CYPRUS: Russian deposits shrink by EUR 5 bln in 6 years

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Six years on from the financial crisis and meltdown of the Cyprus banking sector that affected a large number of local as well as Russian depositors, Russian deposits continue to flee and seek banks in other countries.

Based on Central Bank data for February, there is a steady monthly decline in deposits originated from the specific geographical region.

A large portion of the reduction concerns deposits that underwent a haircut back in 2013 – a condition for Cyprus receiving a €10 bln bailout from international lenders.

With more Russian customers choosing to close their bank accounts in Cyprus, €93 mln worth of deposits fled in February alone, the decline recorded for the first two years of the year reaching €140 mln. Compared to a year ago (February 2018), the decrease was €1.34 bln and compared to two years ago it was even higher at €2.65 bln. 

The decline in the number of Russian depositors in Cypriot banks is believed to be related to international effort to combat money laundering within the EU and pressure from EU and international monetary institutions. At the end of 2013 Russian deposits in the banking system of Cyprus were at a high level, worrying western European that Cyprus had become a safe haven for Russian money, most of which would not s stringent anti money laundering (AML) regulations in other jurisdictions.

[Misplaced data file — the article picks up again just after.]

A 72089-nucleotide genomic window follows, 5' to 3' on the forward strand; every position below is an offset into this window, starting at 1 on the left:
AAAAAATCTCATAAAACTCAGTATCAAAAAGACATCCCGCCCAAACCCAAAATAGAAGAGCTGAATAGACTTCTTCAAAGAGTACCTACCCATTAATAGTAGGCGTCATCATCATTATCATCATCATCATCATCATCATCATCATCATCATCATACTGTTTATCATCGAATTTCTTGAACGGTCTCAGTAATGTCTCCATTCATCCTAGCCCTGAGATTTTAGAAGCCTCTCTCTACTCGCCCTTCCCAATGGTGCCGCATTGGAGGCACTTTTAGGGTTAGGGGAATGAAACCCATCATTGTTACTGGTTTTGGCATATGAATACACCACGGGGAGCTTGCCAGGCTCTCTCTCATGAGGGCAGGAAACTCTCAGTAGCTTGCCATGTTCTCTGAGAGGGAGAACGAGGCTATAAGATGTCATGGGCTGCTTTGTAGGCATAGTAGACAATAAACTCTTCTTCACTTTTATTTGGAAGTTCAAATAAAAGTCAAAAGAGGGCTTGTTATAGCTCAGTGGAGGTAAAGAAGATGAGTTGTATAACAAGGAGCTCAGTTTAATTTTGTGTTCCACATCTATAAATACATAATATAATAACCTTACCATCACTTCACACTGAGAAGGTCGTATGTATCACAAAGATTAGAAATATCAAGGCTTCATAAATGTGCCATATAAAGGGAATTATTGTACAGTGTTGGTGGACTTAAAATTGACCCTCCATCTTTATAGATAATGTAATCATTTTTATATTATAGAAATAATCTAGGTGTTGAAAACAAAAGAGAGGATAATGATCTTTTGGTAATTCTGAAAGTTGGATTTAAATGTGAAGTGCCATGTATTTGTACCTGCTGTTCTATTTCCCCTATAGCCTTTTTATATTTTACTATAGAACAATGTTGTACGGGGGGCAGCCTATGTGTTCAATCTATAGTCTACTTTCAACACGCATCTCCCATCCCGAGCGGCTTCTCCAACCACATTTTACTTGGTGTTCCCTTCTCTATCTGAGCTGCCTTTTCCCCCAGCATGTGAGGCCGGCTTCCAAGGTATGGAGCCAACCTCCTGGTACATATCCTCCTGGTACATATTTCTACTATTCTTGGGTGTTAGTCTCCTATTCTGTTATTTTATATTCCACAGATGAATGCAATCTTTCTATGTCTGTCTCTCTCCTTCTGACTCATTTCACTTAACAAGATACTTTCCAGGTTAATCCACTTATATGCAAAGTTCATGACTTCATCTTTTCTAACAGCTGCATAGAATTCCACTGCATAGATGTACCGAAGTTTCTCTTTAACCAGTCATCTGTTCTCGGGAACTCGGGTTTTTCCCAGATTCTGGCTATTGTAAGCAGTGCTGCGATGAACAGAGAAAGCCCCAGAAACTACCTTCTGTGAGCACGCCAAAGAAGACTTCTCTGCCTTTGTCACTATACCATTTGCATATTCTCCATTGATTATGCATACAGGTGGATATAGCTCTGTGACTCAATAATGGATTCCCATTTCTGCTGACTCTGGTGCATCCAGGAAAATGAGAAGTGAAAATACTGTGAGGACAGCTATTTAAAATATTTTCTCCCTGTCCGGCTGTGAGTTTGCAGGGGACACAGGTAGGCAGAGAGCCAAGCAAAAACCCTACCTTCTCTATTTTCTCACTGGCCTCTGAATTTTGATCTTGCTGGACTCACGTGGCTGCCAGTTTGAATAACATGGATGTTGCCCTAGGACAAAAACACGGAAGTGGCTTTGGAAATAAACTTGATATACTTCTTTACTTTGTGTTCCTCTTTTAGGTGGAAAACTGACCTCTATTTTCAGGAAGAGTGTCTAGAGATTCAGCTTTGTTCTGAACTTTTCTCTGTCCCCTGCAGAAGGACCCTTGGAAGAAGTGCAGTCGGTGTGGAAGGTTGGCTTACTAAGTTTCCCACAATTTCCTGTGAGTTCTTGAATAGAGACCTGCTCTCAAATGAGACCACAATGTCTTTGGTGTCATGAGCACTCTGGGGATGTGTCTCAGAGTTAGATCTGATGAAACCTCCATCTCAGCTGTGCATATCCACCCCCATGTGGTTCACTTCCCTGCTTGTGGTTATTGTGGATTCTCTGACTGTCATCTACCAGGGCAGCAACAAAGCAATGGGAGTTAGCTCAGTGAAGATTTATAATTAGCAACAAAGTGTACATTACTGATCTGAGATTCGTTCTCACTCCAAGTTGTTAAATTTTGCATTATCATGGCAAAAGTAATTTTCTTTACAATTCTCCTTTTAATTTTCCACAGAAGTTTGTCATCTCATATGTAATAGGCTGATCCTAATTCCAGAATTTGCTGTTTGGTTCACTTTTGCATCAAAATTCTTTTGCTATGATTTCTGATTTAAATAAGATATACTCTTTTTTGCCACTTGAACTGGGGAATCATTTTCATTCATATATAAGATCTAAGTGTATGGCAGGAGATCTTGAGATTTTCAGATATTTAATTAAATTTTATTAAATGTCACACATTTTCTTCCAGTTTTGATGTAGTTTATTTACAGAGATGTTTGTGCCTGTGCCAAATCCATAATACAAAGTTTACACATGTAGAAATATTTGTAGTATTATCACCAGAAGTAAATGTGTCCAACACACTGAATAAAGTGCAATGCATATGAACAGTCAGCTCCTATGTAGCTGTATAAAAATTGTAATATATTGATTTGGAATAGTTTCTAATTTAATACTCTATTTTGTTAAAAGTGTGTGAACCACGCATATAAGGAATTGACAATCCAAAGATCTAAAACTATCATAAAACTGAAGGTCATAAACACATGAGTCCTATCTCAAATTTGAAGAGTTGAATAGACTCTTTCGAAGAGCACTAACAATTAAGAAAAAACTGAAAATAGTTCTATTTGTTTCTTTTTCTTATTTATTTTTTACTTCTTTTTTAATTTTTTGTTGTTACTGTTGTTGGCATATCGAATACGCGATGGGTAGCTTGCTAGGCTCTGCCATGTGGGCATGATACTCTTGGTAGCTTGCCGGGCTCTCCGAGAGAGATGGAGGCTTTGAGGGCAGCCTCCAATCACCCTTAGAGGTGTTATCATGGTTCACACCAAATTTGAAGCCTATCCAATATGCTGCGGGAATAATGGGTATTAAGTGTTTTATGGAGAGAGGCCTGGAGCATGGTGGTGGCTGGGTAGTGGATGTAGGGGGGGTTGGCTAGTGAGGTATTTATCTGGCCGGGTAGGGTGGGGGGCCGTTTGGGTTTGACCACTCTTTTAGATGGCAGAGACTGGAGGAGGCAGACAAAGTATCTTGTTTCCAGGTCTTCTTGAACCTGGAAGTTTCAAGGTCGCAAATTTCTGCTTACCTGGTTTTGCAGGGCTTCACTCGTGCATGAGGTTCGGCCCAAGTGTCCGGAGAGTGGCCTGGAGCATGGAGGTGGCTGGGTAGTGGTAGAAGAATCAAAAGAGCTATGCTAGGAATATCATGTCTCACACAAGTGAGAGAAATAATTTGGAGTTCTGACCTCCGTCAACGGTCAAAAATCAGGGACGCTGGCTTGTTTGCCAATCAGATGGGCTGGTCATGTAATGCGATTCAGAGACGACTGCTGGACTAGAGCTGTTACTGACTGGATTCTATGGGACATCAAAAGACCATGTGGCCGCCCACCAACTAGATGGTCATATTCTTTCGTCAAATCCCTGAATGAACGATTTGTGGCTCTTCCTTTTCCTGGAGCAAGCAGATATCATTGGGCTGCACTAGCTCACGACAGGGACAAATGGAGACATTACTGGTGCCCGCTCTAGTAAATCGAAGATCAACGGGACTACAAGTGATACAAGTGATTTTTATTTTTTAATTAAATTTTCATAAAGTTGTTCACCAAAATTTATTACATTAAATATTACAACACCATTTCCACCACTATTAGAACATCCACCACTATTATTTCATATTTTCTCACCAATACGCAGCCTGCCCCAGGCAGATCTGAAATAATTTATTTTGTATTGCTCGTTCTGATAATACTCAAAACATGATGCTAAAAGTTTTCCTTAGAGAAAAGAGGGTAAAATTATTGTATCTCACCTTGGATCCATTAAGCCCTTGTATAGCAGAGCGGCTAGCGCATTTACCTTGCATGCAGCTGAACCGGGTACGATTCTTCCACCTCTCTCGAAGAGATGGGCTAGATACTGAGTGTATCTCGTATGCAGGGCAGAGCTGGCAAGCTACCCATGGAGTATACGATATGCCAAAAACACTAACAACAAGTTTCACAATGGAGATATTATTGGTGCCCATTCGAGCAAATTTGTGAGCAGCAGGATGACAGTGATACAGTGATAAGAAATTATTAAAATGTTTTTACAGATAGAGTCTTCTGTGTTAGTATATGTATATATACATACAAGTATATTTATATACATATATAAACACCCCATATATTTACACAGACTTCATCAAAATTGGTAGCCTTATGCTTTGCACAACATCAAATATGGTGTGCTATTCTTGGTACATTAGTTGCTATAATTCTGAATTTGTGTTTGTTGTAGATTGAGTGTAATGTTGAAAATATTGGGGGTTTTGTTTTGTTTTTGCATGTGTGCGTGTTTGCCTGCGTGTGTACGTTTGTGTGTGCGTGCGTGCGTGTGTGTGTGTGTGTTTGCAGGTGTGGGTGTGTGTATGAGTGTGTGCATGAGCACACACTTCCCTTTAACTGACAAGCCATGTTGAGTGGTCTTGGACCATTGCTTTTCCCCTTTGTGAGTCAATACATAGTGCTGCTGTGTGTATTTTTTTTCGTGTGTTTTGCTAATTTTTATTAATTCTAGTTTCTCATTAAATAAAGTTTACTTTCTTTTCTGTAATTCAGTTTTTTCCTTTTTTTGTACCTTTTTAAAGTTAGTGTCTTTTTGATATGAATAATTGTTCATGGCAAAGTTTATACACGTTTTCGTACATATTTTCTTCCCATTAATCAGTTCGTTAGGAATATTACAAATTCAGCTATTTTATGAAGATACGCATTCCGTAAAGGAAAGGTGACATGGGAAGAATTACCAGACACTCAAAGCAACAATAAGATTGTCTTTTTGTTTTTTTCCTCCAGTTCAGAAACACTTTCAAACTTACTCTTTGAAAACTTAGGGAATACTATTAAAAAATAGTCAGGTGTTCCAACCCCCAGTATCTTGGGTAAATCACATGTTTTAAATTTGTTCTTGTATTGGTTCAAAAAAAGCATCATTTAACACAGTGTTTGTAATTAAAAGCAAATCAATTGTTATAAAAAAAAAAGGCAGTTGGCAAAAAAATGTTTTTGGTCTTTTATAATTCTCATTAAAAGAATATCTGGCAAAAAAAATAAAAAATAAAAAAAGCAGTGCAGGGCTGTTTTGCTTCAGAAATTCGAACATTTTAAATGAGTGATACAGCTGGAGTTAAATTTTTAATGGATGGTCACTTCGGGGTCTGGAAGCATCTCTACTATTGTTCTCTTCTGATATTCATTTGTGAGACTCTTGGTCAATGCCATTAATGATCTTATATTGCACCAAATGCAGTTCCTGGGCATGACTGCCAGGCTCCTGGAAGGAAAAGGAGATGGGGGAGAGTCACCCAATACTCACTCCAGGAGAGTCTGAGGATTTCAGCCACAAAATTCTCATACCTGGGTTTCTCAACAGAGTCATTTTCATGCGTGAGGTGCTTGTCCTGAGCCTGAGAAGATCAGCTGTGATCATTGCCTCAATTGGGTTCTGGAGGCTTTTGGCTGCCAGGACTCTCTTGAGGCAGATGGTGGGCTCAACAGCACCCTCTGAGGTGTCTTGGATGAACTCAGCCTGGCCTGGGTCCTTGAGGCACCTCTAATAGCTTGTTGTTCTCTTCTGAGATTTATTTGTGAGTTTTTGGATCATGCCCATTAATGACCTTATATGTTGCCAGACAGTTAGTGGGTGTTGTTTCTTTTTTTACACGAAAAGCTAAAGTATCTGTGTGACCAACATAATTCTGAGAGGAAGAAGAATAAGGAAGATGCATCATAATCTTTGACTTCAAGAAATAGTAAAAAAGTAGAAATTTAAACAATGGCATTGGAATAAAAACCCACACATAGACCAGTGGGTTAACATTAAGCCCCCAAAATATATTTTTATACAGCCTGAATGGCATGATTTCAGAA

Another factor playing in, is Russia’s incentives to wealthy Russians to repatriate their wealth, following several please by President Putin himself.

According to Central Bank of Cyprus data, Russian deposits of €11.76 bln at the end of 2013, had retreated by €4.95 bln by February 2019.

With Cyprus at the centre of attention of critics and European and international monitoring bodies, the country is expecting watchdog Moneyval’s report on how the country is complying to recommendations made in the past years to combat money laundering and the financing of terrorism at the end of the year.

The latest comprehensive review by Moneyval was conducted in 2011. However, events and accusations regarding Russian deposits following the haircut in March 2013 led the competent authority to make an interim evaluation of Cyprus.